For almost as long as I’ve been living without a human roommate, I’ve enjoyed the company of my cat, Rupert. I adopted Rupert from my friend who determined his newborn daughter was allergic to cats. He had already owned Rupert for a long time, and I knew I’d be the cat’s new owner for the second half of his life.
Rupert was fifteen or sixteen years old when I brought him to the veterinarian to have him put to sleep this weekend. His quality of life had been worsening over the last year, though trips to the vet didn’t indicate why he was unhappy or having health problems, nor could the vet offer any suggestions to help. His suffering seemed to increase in the past weeks, and I had to make the difficult decision.
For most of my years with Rupert, I commuted to my place of work every weekday, and I knew that he would be waiting for me when I returned home. In recent months, as I’ve been working from home, Rupert kept me company when he wasn’t sleeping during the day. There were times he was a pest, but overall, he was a very sweet cat who was always happy to provide companionship. I may find a new cat sometime in the future, but not until I can settle other aspects of my life.
Here are some articles from around the web that piqued my interest lately.
Are discount grocery stores worth the savings? The overall question is whether it’s always better to buy the least expensive option. Unless you need to budget down to the penny to avoid going into debt in the short-term, a long-term view of paying the best price for the most acceptable level of quality makes more sense.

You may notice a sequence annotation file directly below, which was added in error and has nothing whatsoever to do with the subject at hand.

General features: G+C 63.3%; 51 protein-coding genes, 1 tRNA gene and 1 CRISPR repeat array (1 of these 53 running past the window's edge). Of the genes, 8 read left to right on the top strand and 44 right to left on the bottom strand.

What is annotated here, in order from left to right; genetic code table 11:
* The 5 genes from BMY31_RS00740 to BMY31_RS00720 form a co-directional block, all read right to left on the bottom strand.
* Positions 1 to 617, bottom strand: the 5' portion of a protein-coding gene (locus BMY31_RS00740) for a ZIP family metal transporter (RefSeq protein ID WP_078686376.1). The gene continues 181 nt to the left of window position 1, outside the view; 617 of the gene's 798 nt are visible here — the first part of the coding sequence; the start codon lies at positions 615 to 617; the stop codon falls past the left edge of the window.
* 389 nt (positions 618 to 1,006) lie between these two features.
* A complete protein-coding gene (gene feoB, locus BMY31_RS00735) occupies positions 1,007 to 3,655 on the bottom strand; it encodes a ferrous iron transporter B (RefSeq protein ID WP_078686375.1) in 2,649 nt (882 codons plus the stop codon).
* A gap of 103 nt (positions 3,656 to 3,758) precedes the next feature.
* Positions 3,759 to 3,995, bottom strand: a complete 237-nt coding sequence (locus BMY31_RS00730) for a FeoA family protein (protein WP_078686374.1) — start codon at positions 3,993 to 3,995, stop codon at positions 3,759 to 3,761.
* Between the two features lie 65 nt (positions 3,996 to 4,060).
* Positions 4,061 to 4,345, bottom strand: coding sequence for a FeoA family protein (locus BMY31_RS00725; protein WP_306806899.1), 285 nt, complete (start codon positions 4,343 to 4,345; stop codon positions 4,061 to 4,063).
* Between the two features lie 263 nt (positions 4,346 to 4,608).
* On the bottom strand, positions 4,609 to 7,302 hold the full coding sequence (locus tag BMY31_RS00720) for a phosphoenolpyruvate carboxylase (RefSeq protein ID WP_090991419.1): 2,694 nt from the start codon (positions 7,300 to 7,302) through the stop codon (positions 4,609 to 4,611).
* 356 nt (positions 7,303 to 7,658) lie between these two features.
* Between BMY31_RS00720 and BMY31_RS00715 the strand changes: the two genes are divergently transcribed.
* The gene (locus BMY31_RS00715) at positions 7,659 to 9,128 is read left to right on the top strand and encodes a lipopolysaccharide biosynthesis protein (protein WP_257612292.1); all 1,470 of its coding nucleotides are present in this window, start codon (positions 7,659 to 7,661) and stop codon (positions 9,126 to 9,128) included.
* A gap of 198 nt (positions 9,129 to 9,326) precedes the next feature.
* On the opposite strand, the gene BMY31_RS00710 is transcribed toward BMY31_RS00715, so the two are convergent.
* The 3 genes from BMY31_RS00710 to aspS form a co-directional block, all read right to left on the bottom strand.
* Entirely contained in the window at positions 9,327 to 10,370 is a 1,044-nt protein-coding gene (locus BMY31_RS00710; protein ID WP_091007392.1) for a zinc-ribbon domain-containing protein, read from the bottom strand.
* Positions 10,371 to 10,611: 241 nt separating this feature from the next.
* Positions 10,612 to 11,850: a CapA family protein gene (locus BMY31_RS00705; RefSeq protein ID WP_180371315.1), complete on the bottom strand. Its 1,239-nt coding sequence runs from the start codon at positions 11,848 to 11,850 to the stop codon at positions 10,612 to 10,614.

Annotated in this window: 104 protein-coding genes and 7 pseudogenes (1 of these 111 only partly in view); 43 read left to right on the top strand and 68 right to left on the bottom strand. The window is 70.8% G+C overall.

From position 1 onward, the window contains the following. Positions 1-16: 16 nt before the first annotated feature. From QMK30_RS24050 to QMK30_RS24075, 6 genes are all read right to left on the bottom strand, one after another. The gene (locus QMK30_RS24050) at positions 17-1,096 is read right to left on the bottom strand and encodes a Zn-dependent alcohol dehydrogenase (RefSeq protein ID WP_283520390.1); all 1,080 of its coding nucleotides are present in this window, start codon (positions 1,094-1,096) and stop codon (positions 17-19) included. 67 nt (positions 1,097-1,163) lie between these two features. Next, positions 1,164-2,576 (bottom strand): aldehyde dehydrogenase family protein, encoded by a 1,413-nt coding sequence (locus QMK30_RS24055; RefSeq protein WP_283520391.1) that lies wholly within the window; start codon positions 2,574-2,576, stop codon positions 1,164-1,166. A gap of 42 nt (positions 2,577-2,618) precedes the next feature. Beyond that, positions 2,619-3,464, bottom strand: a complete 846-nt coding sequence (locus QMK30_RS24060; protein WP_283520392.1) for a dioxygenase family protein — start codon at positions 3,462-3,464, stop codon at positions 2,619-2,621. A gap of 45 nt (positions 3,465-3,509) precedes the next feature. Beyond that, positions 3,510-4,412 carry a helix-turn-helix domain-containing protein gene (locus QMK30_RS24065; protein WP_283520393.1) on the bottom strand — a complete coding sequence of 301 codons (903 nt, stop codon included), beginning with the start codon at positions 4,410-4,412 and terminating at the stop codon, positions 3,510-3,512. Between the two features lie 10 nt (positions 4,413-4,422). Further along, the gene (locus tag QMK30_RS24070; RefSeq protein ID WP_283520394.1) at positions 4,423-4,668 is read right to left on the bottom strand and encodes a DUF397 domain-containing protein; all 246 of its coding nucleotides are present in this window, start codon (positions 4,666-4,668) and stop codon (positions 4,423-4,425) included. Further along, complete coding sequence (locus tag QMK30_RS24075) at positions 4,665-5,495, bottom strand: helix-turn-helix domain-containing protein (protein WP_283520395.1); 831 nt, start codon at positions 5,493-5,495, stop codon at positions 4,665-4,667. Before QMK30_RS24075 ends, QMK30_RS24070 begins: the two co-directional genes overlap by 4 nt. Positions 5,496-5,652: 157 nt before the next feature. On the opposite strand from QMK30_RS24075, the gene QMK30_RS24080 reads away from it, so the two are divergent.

How to find unlisted jobs and win every salary negotiation. Ramit Sethi offers advice on these issues millions of unemployed people are facing in today’s job market. The tips boil down to effective networking with potential colleagues and going above and beyond what’s required to show that you’re not just another candidate in a large sea of potential employees.
JT McGee offers 12 personality types of passive investors, modeled after Carl Jung’s work on personality types, as well as after David Keirsey’s combination of Jung’s work with theories of temperament dating back to classical Greece. The types suggested by JT aren’t necessarily related to the psychology of the investor, but they do help to categorize the various ways an investor can take a hands-off approach to investing.
Always be the underdog to get ahead. Financial Samurai offers advice: don’t make too big a deal over yourself, and you can take your goals — or, I suppose, your enemies — by surprise.
Suze Orman’s Prepaid Debit Card: A Lesser of the Evil Prepaid Options. In this article for GoBankingRates, I look at the Approved Card, marketed by financial guru Suze Orman, as a product on its own. It’s not the best option for its intended audience, but it certainly isn’t the worst, either. Suze received backlash because as a personal finance expert she should “know better.” Here’s my original evaluation.